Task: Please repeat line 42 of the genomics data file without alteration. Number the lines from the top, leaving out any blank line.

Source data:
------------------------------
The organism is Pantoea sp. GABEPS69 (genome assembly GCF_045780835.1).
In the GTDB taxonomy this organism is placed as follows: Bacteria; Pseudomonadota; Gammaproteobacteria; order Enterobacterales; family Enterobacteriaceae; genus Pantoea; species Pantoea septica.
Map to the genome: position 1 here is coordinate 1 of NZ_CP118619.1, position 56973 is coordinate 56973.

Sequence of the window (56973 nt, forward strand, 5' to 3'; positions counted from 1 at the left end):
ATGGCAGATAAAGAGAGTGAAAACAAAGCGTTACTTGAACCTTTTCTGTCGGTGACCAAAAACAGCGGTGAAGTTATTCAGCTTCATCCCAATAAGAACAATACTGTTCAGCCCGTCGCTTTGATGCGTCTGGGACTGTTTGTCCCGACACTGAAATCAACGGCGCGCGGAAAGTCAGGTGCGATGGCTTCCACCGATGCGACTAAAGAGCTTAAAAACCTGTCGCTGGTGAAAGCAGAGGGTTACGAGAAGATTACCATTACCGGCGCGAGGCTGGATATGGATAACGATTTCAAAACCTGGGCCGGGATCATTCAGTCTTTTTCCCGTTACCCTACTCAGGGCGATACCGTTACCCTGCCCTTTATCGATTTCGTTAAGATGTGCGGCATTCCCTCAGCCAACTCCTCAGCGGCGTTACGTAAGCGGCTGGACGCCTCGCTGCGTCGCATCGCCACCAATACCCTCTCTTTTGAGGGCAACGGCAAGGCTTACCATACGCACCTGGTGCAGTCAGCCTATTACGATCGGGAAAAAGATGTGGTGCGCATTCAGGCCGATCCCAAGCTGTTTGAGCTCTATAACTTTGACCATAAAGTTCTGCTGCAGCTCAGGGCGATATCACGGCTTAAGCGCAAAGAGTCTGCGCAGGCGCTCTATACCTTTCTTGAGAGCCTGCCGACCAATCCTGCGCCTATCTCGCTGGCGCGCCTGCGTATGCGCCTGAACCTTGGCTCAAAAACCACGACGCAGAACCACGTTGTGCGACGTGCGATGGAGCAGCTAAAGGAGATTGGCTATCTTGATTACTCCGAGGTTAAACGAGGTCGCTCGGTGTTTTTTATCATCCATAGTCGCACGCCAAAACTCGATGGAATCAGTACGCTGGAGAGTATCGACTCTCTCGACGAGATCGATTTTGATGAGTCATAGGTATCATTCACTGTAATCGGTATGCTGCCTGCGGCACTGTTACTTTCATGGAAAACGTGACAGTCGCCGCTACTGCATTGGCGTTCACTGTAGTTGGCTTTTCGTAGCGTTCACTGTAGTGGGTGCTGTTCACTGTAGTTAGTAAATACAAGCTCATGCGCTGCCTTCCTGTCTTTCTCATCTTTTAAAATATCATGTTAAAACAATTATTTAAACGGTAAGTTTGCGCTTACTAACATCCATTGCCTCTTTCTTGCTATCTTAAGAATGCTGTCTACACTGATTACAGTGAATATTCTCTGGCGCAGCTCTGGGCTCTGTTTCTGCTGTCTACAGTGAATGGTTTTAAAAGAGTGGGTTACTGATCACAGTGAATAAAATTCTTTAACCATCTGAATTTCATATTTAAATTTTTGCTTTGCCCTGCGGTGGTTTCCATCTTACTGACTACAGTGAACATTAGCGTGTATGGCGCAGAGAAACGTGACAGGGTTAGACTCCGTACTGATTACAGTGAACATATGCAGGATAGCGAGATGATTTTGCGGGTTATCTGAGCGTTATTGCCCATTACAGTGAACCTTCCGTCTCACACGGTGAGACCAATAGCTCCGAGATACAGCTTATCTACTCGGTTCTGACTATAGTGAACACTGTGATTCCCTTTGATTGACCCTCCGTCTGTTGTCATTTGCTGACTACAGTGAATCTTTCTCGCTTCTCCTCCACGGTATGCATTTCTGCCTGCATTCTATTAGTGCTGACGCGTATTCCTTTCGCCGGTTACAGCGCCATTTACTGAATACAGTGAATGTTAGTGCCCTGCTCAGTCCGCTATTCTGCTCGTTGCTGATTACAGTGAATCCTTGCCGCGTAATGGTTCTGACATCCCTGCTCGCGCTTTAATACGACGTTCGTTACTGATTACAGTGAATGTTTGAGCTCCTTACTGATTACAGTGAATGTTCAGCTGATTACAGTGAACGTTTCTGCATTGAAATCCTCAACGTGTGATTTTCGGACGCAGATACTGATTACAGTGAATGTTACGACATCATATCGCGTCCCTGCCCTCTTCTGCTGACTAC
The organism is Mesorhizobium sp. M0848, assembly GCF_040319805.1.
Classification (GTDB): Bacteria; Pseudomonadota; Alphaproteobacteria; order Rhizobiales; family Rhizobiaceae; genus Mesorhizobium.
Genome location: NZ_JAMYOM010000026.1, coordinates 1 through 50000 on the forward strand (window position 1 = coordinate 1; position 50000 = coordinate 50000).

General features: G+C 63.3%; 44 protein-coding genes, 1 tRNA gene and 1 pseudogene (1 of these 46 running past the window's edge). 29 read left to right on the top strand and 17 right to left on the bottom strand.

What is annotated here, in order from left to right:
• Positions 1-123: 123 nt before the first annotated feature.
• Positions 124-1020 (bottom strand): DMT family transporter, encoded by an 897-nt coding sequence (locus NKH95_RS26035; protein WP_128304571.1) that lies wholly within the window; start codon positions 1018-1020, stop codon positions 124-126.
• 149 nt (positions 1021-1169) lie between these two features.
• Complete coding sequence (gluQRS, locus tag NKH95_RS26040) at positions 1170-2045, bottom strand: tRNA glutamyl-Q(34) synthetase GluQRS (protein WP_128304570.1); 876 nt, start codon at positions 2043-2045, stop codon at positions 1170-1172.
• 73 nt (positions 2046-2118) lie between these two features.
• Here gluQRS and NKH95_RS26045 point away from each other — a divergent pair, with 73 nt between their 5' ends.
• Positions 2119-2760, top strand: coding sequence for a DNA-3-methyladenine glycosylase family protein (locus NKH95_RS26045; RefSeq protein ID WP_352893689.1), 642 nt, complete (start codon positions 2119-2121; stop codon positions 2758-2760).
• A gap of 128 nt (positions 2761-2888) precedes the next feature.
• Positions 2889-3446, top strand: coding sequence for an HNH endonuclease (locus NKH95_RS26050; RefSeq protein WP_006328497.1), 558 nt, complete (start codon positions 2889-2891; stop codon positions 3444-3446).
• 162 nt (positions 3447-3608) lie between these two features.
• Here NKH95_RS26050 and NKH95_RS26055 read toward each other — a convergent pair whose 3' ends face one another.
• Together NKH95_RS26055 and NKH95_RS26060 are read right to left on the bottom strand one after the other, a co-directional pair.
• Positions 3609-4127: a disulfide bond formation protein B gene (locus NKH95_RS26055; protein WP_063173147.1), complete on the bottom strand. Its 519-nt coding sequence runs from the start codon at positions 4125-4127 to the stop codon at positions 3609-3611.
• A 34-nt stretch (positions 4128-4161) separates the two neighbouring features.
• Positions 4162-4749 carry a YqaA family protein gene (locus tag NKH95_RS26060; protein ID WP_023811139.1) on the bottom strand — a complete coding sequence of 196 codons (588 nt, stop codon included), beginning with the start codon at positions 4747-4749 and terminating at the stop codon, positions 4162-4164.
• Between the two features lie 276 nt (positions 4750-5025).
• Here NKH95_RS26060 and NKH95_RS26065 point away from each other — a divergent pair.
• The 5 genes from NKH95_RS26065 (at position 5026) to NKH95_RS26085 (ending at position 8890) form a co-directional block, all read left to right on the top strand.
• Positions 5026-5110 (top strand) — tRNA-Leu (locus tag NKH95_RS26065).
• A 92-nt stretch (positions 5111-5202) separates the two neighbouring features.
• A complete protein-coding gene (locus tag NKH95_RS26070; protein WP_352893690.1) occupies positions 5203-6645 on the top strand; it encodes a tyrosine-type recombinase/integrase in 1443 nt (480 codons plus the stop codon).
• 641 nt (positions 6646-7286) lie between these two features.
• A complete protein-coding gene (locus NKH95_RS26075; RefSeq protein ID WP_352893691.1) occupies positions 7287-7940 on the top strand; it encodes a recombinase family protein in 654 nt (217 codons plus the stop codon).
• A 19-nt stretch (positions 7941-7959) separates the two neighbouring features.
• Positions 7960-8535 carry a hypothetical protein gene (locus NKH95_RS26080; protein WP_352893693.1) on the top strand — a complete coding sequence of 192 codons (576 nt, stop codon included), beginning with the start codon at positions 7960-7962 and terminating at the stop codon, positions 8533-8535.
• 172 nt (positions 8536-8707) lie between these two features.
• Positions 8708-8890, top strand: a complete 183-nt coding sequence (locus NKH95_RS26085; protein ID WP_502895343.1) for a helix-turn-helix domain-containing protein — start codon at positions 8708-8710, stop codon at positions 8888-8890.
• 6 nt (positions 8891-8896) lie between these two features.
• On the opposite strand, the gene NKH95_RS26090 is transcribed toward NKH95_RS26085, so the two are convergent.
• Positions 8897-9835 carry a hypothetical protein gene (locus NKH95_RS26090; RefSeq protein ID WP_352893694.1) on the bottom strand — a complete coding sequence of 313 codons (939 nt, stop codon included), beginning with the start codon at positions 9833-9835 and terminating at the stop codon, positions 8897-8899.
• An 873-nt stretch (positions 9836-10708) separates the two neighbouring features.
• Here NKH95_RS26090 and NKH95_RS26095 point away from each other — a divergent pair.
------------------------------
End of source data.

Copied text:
• Here NKH95_RS26090 and NKH95_RS26095 point away from each other — a divergent pair.